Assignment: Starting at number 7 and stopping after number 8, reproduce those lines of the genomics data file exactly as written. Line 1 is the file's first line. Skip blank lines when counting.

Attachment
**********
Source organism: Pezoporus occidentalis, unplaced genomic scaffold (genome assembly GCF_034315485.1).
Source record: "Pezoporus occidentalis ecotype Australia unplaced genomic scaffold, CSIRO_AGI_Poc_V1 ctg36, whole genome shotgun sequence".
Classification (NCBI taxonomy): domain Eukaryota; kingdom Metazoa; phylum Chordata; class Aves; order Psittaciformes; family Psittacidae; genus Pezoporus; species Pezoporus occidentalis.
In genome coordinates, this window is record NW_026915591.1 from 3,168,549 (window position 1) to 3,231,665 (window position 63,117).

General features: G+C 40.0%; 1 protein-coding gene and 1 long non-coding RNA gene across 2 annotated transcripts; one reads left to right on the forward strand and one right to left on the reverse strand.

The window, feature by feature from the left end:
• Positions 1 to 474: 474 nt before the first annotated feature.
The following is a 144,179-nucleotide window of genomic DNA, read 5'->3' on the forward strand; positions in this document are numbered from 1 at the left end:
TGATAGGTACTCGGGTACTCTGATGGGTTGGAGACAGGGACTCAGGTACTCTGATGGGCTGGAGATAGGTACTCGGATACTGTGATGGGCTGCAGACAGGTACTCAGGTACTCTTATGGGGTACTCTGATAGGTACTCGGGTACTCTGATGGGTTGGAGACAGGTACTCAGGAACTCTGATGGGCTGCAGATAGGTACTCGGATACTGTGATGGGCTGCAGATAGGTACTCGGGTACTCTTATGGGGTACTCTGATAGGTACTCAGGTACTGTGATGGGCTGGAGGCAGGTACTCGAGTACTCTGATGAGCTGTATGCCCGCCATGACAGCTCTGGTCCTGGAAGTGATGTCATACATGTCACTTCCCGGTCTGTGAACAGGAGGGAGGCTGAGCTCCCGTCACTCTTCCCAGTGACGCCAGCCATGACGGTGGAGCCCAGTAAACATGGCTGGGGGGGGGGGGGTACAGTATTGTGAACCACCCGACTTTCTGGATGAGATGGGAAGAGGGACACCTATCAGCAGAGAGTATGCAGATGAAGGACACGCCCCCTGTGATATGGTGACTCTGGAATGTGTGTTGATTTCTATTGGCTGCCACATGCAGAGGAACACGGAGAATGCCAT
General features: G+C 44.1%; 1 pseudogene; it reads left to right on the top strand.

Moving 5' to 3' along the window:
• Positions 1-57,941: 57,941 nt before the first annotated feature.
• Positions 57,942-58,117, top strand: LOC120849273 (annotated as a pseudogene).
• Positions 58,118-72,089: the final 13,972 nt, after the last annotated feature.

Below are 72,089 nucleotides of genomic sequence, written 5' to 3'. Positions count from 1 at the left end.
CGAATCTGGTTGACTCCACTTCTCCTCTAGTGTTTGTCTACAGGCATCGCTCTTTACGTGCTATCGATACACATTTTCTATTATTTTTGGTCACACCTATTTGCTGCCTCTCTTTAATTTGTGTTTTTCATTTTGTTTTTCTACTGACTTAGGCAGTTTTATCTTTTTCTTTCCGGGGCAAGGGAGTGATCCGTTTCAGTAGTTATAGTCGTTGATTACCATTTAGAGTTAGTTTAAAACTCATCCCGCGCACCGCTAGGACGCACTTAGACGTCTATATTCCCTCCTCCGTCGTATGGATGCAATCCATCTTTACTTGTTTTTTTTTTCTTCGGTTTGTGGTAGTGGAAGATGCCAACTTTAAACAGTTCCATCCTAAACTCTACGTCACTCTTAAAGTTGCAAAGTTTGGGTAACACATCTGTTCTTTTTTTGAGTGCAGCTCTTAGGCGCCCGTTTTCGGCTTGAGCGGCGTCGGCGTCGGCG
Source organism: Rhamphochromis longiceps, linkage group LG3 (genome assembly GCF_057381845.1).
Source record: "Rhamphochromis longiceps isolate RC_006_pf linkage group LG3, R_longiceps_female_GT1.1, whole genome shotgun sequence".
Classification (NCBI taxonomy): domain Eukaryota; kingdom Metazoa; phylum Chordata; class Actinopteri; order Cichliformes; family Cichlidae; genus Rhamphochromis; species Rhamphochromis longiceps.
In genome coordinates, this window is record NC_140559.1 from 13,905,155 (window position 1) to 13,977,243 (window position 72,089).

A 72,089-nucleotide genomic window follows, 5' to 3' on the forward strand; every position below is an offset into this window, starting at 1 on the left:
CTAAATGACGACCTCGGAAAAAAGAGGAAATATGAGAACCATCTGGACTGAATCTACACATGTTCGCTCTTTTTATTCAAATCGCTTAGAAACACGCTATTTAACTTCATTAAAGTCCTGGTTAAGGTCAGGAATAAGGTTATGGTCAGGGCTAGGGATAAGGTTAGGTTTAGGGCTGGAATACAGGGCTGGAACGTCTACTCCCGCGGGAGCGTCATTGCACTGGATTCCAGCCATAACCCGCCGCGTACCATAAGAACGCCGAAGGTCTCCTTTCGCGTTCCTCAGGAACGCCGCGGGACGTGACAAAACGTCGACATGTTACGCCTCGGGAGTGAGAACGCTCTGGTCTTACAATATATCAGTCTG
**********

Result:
• Positions 1 to 474: 474 nt before the first annotated feature.
The following is a 144,179-nucleotide window of genomic DNA, read 5'->3' on the forward strand; positions in this document are numbered from 1 at the left end: